Graduation Year

2016

Graduation Month

May

Document Type

Thesis - Campus Access Only

Degree Name

Bachelor of Science

School or Department

Wildlife Biology

Major

Wildlife Biology – Terrestrial

Faculty Mentor

Victoria Dreitz

Faculty Mentor Department

Wildlife Biology

Faculty Reader(s)

Paul Lukacs, Tom Martin

Keywords

nest abundance, estimator, Brewer's sparrow

Subject Categories

Population Biology

Abstract

Nest abundance within a given area is an important component of avian population productivity. A complete census of every nest is often unfeasible (Bibby et al. 2000) and expensive to achieve. Recognizing that perfect detection of all nests in a given area is rare, the rate of nest detection must be known to estimate abundance in many cases. A widely used method to estimate the rate of detection is distance sampling methods that uses the detection distances from intensive and restrictive surveying (Anderson et al. 2005; Marques 2007). A recent analytical approach, time-to-event nest abundance estimator (TENAE), was developed to estimate the abundance of nests using data routinely collected to assess nest success (Péron et al. 2014). Blue-Winged Teal (Anas discors) were used as the model species for the initial development of the TENAE. The ability of the TENAE to accurately estimate nest abundance for other avian species with differing life history strategies is unknown. I evaluated the applicability of the TENAE to Brewer’s sparrow (Spizella breweri) by comparing the estimates of the rate of nest detection and nest abundance based on TENAE to distance sampling methods using data collected on Brewer’s sparrow nests. The TENAE methods produced higher nest detection estimates than the distance sampling methods. Nest abundance estimates from both methods were similar but more precise with the TENAE method.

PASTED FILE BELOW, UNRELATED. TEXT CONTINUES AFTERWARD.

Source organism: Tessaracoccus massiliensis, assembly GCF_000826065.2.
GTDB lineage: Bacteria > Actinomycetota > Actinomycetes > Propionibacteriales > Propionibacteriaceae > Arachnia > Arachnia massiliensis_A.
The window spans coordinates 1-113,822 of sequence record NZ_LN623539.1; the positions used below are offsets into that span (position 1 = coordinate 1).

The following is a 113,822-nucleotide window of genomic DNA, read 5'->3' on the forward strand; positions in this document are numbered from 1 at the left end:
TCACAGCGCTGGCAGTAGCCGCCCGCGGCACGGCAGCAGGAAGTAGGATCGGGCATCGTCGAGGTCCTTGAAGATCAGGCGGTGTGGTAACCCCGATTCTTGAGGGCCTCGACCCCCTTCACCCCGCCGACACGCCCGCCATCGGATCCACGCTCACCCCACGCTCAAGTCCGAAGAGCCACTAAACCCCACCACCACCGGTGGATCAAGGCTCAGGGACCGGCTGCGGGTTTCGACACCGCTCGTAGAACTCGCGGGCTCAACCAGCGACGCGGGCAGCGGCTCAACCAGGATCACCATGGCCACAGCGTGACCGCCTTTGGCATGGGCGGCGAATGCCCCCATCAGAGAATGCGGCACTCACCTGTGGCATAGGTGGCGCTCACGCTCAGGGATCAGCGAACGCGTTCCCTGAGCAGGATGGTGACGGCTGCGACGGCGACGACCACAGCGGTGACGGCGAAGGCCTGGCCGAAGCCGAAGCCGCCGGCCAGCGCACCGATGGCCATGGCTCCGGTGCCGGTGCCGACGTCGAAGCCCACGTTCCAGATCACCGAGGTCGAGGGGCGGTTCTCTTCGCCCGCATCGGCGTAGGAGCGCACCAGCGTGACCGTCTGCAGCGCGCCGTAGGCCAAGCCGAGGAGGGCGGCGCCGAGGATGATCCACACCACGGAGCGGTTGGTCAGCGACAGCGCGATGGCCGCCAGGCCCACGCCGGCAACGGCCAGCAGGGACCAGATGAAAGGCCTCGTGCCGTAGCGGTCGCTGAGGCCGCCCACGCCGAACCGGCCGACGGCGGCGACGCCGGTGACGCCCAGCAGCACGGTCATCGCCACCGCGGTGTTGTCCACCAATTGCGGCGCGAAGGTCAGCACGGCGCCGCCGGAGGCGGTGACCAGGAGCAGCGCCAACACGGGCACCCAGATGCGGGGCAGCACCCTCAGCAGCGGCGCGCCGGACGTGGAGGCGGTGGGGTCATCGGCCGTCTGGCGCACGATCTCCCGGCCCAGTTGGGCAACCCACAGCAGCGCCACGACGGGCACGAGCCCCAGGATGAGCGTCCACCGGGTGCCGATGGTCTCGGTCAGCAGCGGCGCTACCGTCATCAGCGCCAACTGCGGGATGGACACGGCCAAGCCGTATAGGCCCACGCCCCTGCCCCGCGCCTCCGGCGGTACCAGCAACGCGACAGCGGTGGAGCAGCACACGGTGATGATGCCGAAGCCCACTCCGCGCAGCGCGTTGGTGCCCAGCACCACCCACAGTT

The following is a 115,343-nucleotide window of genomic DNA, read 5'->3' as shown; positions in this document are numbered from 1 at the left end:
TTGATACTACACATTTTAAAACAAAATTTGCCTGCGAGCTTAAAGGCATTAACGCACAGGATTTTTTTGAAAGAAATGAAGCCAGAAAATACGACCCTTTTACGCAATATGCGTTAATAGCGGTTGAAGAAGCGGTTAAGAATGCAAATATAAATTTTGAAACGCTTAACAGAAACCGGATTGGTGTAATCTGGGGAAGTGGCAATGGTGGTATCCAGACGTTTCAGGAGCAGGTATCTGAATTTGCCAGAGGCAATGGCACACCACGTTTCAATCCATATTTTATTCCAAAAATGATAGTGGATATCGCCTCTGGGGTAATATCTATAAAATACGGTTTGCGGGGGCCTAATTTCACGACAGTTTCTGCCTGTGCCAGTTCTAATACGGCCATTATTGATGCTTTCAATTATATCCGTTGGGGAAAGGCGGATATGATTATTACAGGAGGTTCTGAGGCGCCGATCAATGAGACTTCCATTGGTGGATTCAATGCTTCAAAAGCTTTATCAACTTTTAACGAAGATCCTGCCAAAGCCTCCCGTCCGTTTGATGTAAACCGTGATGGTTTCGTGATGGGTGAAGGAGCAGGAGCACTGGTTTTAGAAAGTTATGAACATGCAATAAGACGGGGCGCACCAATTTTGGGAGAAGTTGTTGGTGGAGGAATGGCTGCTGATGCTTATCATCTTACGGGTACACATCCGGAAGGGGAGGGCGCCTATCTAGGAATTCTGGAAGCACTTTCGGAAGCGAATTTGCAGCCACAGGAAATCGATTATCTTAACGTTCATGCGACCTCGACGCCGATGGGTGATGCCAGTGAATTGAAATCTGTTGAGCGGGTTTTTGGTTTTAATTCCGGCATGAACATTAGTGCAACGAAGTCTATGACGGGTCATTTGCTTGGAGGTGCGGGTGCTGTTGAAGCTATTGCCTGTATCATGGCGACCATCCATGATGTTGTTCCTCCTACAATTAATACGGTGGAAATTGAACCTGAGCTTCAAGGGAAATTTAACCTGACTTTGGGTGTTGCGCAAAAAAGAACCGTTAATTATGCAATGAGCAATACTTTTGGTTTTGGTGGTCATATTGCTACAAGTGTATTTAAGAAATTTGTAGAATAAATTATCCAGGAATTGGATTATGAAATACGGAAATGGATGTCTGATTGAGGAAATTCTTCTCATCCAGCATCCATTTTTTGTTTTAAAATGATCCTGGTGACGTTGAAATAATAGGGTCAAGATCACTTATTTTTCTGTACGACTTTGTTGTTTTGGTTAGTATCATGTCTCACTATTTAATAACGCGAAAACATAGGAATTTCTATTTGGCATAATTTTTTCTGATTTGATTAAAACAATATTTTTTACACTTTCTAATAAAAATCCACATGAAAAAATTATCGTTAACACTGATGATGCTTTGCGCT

Honors College Research Project

Yes

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© Copyright 2016 Kaitlyn M. Reintsma